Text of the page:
It has always puzzled me, this idea that when you are older you feel the same as you did when you were a teenager. How could that be? You have lived and worked and suffered and felt joy and loved and lost. Maybe you have had children. Maybe you have devoted your life to music or books or gardening. If you haven't been changed quite profoundly by the experience of life how can you have learnt anything?
I don't mean that I don't get what people mean when they say this. I do understand that there is something about the essence of yourself which remains. I like people but I like to observe. I don't want to be the focus of all eyes or the star of the show but I might be the director. I have strong opinions but I might not always voice them. I like people who get on with things. I have very little sympathy for drama queens. I believe in taking responsibility for oneself. I believe in the overwhelming value of kindness. All of those things were true when I was seventeen and they are true now.
And yet if you look at what I do now, in my late sixties, you will find all sort of things which I have come to love doing over time and which my seventeen year old self would have run a mile from.
I know a bit about birds and a bit more about plants. Even twenty years ago I could not have distinguished a sparrow from a chaffinch, although I might have managed a robin or a blackbird. I would not have been able to tell you what kind of tree you were looking at if it was not in leaf, although I could have identified many trees from their foliage. I could have told you that a flower was a rose but not what kind of rose. Somehow in this last third of my life I have acquired a whole raft of knowledge about the natural world. Why is that? and how has it happened? It is not as though I have sat down to learn things in any conscious way and I am overwhelmingly aware of how much I don't know, but somehow I have learnt to identify birds, to tell trees from their bark, to recognise plants from leaves as well as flowers. The timing of this coincides with my children growing up and eventually leaving home. When they were younger I had no time to do anything other than keep my head above water. Gradually as the water receded there was space, even while I was still working, to really look at the natural world. I think this might be quite common, perhaps particularly for women? It is as if the habit of nurturing small people morphs into a nurturing of other things and the habit of noticing simply shifts the focus of its attention. Yet maybe it is nothing to do with having children but simply a product of getting older. It is to do with seeing things, caring about things. I don't think I had the capacity to focus on things outside of myself in this way when I was seventeen.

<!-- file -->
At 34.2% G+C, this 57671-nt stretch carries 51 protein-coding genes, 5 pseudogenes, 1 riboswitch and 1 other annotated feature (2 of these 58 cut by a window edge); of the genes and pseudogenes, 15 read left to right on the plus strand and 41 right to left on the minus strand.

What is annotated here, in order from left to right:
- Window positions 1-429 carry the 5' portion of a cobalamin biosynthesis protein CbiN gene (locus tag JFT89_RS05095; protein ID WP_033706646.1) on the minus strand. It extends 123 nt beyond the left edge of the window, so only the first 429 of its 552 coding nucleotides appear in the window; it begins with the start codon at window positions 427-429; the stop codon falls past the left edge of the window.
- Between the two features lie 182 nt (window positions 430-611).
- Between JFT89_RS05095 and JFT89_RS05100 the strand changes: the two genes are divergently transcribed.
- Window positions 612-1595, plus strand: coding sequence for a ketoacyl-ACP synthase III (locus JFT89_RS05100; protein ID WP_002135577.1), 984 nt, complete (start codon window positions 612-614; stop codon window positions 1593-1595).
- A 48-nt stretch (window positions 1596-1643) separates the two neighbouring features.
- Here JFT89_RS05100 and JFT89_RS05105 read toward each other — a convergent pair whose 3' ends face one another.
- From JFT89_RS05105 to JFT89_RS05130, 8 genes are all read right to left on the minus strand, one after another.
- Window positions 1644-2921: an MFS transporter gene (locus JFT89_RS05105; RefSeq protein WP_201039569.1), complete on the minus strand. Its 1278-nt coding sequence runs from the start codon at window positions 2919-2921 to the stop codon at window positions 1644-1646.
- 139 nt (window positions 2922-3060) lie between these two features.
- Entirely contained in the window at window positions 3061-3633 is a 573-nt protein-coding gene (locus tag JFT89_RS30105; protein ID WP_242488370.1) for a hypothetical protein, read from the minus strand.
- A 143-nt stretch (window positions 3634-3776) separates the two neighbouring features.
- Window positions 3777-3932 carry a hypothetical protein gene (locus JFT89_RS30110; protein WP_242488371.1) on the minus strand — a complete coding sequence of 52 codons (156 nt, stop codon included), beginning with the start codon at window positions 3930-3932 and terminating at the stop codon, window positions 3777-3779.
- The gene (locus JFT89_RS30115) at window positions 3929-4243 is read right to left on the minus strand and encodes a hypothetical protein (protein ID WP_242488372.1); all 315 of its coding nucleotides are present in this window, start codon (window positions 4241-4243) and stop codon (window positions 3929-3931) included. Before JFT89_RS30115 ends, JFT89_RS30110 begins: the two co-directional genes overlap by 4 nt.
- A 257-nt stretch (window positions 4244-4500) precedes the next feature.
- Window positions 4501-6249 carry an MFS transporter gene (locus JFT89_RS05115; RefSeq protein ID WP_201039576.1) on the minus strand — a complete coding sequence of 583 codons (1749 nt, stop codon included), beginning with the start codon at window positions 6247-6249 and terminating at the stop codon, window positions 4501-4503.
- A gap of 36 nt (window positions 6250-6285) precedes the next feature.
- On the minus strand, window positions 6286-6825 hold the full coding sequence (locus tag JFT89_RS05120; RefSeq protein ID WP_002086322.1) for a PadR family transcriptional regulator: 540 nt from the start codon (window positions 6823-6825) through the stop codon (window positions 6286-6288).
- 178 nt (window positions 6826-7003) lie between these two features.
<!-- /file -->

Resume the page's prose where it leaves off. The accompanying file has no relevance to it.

There are many other things that I do now which I never did when I was younger. I knit and crochet. I run and do yoga. I join things, sometimes with some small residual reluctance, but I do. I have never regarded myself as a "clubbable" person and while that remains broadly true I have discovered considerable pleasure in my Welsh class, my book group, my choir. My younger self would have been too busy whizzing around having new experiences to appreciate the quieter pleasures of being part of a community.
What about you? What do you do at this stage of your life that you would not have done when you were younger? And to what extent do you feel the same, or different?